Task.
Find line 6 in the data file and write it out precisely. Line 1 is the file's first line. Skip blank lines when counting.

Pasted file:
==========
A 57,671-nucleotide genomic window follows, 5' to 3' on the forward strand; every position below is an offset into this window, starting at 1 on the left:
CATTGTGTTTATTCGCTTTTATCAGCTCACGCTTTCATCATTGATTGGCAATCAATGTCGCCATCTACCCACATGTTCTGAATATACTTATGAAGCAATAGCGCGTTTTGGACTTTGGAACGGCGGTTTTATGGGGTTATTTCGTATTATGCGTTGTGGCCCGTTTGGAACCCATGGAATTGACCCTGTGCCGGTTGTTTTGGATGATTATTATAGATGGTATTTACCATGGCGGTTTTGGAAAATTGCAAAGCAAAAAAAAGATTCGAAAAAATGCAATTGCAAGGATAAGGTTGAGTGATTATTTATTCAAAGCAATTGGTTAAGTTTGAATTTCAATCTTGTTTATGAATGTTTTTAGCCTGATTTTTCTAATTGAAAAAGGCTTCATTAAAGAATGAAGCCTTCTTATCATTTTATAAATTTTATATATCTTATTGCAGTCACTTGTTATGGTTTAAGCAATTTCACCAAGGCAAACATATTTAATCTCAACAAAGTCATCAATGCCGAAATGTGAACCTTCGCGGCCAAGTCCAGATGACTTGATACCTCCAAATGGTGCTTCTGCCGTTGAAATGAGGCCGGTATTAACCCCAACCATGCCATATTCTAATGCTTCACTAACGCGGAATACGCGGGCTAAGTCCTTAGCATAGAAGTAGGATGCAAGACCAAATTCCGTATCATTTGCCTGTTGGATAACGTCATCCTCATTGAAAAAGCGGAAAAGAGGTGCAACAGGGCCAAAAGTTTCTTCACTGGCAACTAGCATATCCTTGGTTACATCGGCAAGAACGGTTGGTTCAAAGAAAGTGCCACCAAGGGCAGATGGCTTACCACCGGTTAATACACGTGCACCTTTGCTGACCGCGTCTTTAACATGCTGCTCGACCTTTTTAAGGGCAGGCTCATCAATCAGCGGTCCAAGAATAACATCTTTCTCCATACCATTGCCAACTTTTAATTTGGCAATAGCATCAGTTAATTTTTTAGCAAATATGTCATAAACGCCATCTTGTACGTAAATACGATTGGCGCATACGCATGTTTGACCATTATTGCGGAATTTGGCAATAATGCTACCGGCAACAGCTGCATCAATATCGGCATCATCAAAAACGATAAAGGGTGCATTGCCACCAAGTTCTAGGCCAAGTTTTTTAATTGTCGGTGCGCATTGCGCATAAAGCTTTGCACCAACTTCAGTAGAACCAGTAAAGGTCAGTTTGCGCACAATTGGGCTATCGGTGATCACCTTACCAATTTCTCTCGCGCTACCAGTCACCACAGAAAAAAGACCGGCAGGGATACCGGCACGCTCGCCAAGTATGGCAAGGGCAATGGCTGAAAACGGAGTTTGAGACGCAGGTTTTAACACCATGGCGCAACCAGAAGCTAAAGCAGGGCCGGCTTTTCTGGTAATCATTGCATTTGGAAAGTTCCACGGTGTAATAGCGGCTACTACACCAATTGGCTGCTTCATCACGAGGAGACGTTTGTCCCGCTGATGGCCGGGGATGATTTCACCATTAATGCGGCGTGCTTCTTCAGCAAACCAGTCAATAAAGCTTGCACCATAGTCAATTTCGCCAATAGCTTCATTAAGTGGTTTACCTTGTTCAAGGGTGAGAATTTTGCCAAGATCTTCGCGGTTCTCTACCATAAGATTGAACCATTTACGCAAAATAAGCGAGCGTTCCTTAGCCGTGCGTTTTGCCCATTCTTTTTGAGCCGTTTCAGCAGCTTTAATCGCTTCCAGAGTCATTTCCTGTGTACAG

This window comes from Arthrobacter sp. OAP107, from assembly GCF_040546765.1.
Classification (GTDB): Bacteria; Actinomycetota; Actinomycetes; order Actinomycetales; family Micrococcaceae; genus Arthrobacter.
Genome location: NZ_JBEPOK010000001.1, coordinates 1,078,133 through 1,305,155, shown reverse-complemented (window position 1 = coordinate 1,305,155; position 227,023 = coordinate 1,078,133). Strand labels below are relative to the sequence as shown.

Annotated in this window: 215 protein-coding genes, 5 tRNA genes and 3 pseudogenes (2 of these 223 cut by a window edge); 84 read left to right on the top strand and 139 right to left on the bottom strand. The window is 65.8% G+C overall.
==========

Annotated in this window: 215 protein-coding genes, 5 tRNA genes and 3 pseudogenes (2 of these 223 cut by a window edge); 84 read left to right on the top strand and 139 right to left on the bottom strand. The window is 65.8% G+C overall.